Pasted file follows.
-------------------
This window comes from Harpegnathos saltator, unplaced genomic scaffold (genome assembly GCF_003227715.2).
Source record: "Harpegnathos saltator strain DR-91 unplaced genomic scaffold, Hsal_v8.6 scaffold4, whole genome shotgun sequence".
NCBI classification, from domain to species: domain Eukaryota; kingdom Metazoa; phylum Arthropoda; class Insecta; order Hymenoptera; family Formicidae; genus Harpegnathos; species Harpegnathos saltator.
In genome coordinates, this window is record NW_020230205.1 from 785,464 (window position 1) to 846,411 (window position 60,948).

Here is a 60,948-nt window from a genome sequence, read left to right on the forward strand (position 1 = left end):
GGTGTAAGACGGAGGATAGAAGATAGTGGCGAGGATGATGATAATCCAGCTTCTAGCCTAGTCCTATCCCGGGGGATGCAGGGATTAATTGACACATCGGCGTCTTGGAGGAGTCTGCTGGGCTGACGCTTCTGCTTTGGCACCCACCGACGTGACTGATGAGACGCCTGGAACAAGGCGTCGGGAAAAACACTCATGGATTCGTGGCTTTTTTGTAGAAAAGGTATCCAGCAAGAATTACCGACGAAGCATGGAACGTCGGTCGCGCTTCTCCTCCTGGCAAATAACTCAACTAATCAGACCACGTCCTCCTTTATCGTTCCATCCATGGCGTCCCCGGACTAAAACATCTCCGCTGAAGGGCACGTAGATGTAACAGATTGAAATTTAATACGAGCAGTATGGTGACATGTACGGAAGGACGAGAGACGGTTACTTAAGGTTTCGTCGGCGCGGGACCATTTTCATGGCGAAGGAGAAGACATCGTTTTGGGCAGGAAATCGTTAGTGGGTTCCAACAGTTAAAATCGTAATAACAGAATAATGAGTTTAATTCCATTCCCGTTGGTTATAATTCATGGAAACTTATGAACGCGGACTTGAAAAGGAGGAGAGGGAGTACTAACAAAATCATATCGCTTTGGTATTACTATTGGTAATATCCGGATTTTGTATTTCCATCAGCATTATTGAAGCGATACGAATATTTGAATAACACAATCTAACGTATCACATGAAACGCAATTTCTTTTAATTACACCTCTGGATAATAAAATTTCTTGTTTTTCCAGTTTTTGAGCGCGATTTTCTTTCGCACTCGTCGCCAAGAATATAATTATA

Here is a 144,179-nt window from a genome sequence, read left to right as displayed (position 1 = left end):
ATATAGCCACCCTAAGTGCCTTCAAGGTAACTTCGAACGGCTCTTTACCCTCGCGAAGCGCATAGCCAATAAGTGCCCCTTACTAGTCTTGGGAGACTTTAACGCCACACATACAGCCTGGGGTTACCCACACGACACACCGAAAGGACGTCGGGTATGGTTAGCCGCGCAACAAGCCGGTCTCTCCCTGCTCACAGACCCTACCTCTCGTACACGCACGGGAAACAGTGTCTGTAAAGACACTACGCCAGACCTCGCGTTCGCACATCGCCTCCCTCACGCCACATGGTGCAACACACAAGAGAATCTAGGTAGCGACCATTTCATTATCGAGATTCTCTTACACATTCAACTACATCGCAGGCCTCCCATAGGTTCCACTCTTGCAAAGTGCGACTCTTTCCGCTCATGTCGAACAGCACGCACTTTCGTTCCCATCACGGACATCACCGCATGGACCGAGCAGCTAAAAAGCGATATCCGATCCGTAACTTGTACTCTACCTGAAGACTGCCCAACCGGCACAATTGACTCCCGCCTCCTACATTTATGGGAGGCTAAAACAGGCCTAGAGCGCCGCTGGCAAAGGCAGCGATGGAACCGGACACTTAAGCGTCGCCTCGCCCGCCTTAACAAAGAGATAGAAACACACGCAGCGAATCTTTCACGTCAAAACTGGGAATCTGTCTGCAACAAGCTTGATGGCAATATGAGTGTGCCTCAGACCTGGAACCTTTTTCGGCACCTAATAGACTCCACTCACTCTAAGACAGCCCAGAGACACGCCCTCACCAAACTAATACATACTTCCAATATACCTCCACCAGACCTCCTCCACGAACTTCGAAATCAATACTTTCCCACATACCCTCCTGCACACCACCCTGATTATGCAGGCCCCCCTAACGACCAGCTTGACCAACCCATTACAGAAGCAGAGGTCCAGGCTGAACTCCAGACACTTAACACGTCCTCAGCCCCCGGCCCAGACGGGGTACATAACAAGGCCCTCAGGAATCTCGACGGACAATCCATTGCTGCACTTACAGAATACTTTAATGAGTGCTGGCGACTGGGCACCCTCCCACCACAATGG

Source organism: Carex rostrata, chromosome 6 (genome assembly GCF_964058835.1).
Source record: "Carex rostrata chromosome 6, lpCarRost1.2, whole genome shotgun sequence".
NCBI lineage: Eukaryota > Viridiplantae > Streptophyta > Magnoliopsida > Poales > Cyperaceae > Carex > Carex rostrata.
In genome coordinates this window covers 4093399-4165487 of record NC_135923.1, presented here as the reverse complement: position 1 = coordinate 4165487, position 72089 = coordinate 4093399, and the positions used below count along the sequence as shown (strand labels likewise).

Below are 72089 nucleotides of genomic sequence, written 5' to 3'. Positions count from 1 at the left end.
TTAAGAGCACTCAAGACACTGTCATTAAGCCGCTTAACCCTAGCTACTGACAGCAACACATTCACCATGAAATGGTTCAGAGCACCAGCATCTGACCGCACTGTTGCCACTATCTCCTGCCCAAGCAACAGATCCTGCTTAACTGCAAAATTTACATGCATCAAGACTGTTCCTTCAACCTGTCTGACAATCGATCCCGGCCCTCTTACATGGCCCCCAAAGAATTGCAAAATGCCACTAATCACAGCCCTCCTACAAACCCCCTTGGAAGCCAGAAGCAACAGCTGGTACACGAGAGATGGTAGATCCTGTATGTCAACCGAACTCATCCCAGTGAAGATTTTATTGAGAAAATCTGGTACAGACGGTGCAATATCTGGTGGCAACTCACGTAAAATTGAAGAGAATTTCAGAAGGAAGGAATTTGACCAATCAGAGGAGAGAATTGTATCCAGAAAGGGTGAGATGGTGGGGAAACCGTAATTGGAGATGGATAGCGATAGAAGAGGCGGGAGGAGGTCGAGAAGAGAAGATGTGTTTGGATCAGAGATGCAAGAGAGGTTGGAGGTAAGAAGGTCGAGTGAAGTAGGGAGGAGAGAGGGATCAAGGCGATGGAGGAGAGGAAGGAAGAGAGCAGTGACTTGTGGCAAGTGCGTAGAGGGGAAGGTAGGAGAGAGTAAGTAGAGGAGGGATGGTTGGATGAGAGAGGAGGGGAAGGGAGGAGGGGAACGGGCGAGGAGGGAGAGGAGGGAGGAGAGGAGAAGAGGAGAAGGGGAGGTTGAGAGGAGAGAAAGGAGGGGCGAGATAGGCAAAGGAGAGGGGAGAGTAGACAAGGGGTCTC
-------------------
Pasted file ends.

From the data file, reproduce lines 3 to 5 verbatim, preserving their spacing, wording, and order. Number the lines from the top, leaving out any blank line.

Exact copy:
NCBI classification, from domain to species: domain Eukaryota; kingdom Metazoa; phylum Arthropoda; class Insecta; order Hymenoptera; family Formicidae; genus Harpegnathos; species Harpegnathos saltator.
In genome coordinates, this window is record NW_020230205.1 from 785,464 (window position 1) to 846,411 (window position 60,948).

Here is a 60,948-nt window from a genome sequence, read left to right on the forward strand (position 1 = left end):